Walmart allegedly is telling trucking companies that they may have to choose between its business and Amazon’s, according to widely reported comments from a transportation and logistics consultant -- a report the retailing giant denies.
Speaking at the SMC3 annual summer conference in Palm Beach, Florida, Satish Jindel said Walmart is telling for-hire motor carriers that if they also haul goods for Amazon, they will have to stop doing so in return for keeping Walmart business, reports DC Velocity.
The publication said Jindel became aware of the situation through some of his sources. Walmart, which uses for-hire carriers and dedicated contract relationships along with its own private fleet, would not disclose the extent of the company's outside carrier relationships to DC Velocity, it reported.
Walmart sent a brief statement to HDT: "This report is false."
“Walmart would prefer to do business with carriers that are not doing business with Amazon” and are not “conflicted,” because it’s concerned about their ability to handle high volumes of deliveries during peak times, Jindel said, according to a report in the New York Post.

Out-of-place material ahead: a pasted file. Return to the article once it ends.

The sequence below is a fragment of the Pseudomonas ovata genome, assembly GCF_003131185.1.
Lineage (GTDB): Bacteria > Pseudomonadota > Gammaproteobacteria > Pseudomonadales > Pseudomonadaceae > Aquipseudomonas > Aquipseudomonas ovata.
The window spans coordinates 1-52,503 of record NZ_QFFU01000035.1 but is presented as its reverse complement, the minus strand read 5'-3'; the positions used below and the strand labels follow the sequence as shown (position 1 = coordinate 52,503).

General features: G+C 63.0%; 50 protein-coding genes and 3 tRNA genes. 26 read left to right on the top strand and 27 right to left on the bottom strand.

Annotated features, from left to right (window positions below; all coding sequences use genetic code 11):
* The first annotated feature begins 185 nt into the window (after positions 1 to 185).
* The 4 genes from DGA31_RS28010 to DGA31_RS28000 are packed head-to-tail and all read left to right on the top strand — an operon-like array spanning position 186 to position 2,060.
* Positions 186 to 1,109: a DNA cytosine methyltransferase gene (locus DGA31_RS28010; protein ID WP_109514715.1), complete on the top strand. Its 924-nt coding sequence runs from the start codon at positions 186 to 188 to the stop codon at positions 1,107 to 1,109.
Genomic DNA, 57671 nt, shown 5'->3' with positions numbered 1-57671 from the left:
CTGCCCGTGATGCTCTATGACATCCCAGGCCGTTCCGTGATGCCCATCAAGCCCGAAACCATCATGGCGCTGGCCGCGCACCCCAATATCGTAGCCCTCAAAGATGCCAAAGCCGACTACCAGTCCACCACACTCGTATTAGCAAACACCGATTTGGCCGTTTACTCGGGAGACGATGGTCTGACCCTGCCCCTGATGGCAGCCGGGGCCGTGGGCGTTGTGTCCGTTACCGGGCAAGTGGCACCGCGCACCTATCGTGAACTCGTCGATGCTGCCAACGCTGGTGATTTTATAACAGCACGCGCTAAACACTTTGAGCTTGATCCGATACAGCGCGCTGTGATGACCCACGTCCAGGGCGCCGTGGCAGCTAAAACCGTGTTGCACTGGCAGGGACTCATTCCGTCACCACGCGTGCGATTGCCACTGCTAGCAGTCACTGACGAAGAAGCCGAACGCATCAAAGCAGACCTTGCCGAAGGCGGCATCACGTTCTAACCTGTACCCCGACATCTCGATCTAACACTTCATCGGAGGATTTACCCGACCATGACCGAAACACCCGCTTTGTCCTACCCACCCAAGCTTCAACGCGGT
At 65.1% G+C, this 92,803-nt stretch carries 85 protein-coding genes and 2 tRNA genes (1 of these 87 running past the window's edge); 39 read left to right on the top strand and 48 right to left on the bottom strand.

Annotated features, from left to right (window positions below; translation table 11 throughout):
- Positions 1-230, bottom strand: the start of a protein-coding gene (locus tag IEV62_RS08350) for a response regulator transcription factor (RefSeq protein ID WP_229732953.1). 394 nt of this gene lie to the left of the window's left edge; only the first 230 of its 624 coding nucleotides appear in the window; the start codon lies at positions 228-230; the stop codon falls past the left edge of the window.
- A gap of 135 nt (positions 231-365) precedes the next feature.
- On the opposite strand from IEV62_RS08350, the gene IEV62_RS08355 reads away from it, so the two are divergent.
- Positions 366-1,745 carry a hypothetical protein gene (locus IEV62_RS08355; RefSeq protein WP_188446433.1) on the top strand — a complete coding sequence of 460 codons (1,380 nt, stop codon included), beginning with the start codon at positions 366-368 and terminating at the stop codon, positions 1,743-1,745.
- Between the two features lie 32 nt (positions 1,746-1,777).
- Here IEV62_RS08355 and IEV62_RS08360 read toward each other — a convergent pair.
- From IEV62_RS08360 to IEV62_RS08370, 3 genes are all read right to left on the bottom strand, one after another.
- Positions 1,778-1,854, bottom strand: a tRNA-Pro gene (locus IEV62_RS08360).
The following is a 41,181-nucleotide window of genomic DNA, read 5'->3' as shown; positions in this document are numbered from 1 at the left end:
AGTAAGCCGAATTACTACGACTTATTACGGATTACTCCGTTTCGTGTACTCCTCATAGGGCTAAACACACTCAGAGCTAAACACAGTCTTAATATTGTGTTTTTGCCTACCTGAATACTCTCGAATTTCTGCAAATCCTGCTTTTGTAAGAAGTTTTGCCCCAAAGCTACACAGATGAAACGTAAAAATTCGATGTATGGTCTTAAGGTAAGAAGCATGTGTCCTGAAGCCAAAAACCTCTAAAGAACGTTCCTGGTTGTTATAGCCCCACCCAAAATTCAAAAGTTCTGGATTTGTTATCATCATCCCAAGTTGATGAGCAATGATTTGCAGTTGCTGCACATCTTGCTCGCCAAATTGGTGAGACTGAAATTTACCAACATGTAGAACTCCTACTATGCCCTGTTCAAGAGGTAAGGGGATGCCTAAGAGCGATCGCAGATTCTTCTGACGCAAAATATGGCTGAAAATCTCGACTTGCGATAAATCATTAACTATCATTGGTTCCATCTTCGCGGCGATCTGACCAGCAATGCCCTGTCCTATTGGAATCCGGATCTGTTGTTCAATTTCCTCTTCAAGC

However, a Walmart spokesman told The New York Post that it has not had discussions with trucking companies about high-peak delivery times or about Amazon, adding that “it would be illegal for us to tell them who they can do business with.”
The news followed on the heels of recent reports that Walmart had told some technology companies that if they want its business, they can't run applications for the retailer on Amazon's cloud-computing service, and instead must use Microsoft's cloud service, known as Azure.
Deutsche Bank analyst Amit Mehrotra wrote that “these developments, if true, are likely to have significant implications for U.S. transportation companies as Amazon and Walmart remain two of the largest users of truckload capacity,” he wrote, noting that Walmart represents about 14% of Swift’s operating revenues and about 4% for Werner.
Amazon also has been spotted at trucking trade shows recruiting small fleets, and held a two-day Amazon Fleet Recruiting Days earlier this year at the Rush Truck Center outside Nashville.
Updated 1:35 EDT to add Walmart statement